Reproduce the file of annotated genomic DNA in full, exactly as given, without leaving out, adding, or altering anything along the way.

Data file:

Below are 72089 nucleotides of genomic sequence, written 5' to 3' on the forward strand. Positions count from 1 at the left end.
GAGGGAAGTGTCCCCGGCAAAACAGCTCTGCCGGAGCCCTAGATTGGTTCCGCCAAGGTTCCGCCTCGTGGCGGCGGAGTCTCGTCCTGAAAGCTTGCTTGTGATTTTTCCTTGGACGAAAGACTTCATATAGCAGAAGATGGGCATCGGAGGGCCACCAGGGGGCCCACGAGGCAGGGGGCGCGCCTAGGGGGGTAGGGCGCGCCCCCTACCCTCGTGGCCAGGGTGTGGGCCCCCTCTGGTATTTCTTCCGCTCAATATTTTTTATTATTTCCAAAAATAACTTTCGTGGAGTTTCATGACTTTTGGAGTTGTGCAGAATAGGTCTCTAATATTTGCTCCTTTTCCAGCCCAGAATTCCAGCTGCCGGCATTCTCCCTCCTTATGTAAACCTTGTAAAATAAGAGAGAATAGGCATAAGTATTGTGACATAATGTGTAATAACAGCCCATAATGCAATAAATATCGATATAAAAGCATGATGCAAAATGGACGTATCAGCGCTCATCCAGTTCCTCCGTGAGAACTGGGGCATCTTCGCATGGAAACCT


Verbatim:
Below are 72089 nucleotides of genomic sequence, written 5' to 3' on the forward strand. Positions count from 1 at the left end.
GAGGGAAGTGTCCCCGGCAAAACAGCTCTGCCGGAGCCCTAGATTGGTTCCGCCAAGGTTCCGCCTCGTGGCGGCGGAGTCTCGTCCTGAAAGCTTGCTTGTGATTTTTCCTTGGACGAAAGACTTCATATAGCAGAAGATGGGCATCGGAGGGCCACCAGGGGGCCCACGAGGCAGGGGGCGCGCCTAGGGGGGTAGGGCGCGCCCCCTACCCTCGTGGCCAGGGTGTGGGCCCCCTCTGGTATTTCTTCCGCTCAATATTTTTTATTATTTCCAAAAATAACTTTCGTGGAGTTTCATGACTTTTGGAGTTGTGCAGAATAGGTCTCTAATATTTGCTCCTTTTCCAGCCCAGAATTCCAGCTGCCGGCATTCTCCCTCCTTATGTAAACCTTGTAAAATAAGAGAGAATAGGCATAAGTATTGTGACATAATGTGTAATAACAGCCCATAATGCAATAAATATCGATATAAAAGCATGATGCAAAATGGACGTATCAGCGCTCATCCAGTTCCTCCGTGAGAACTGGGGCATCTTCGCATGGAAACCT